Sunny Deol names ‘representative’ for Gurdaspur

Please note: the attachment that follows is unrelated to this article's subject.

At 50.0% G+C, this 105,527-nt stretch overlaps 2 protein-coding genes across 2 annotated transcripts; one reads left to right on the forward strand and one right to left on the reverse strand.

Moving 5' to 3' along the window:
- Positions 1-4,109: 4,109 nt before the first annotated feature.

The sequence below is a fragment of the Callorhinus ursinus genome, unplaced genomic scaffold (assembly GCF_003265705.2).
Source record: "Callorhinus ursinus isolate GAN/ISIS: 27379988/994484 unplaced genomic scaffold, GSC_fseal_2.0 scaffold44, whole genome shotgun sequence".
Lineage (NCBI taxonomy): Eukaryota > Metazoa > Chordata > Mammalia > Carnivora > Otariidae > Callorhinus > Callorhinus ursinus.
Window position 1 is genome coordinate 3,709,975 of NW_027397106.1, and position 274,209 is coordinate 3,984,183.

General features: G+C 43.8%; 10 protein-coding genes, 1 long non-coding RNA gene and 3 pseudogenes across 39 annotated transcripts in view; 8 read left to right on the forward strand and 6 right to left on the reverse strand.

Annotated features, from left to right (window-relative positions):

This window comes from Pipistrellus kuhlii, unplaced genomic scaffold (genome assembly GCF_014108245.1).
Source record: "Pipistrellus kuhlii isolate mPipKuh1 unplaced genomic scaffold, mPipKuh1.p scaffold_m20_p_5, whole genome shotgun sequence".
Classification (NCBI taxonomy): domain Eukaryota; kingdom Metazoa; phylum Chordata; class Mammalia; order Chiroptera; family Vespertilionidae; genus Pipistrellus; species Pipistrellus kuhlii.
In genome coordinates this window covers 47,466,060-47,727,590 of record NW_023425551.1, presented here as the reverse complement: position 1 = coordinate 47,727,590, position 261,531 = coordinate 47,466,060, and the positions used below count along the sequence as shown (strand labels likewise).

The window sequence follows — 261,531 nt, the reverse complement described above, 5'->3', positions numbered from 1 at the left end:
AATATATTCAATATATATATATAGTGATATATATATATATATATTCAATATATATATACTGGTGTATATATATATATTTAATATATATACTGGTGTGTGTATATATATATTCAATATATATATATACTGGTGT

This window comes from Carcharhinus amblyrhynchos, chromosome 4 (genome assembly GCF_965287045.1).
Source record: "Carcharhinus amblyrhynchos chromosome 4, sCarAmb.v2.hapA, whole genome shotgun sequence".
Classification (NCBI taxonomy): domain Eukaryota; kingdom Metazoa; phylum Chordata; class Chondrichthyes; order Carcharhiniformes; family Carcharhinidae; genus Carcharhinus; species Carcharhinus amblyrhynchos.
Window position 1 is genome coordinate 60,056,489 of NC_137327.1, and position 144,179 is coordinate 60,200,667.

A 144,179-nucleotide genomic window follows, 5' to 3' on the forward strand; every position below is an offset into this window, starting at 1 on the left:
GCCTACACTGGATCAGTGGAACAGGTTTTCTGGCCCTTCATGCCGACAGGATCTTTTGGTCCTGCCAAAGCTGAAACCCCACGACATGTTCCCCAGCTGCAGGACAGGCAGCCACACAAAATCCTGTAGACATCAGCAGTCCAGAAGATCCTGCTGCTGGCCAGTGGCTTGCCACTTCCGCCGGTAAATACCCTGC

first_imgSunny Deol, BJP Parliamentarian from Punjab’s Gurdaspur, has stoked a controversy by appointing a “representative” to attend meetings and follow up important matters on his behalf. Opposition parties have termed the move an insult to voters. The Congress and the Aam Aadmi Party criticised Mr. Deol’s decision on Tuesday, accusing him of making a “mockery of democracy.”Punjab Congress president Sunil Jakhar said in a democracy the voter is always right. “It’s their choice. One has to accept it. Even his voters knew they had it coming. Actually, they perhaps never expected anything more than a selfie with him,” said Mr. Jakhar. “What more can be expected of him? He himself admitted during canvassing that he didn’t know anything about politics. His voters probably never expected him to shift his base to Gurdaspur. You reap what you sow,” he told, The Hindu.AAP’s Harpal Singh Cheema, leader of the Opposition in the Punjab Assembly, said it was absurd for a “public representative” to appoint a “representative.”“It’s an insult to democracy. Mr. Deol’s decision goes to show his lack of seriousness towards the people of his constituency. He is trying to delegate his powers, but he needs to understand this is not the way things work in a democracy. Why did he contest election if he cannot serve his constituency?” wondered Mr. Cheema. “People have elected Sunny Deol and not someone he would like to appoint,” he said.Mr. Deol had recently issued a statement on his official letter-head, appointing his close aide Gurpreet Singh Palheri as his representative. “I hereby appoint Gurpreet Singh Palheri, son of Supinder Singh, resident of village Palheri, district Mohali, Punjab, as my representative to attend meetings and follow important matters pertaining to my Parliamentary constituency, Gurdaspur (Punjab), with concerned authorities,” read the letter dated June 26.‘A non-issue’The actor-turned-politician, meanwhile, said it was unfortunate that a controversy being created out of a non-issue. “I have appointed a personal assistant to represent my office in Gurdaspur. This appointment has been made to ensure smooth flow of work whenever I am out of Gurdaspur to attend Parliament or travelling on work. The intention is merely to ensure that no work is disrupted or delayed due to any reason whatsoever and to keep myself updated on a daily basis,” he tweeted from his official Twitter handle.He added that as an MP he was genuinely committed to the cause of Gurdaspur.last_img read more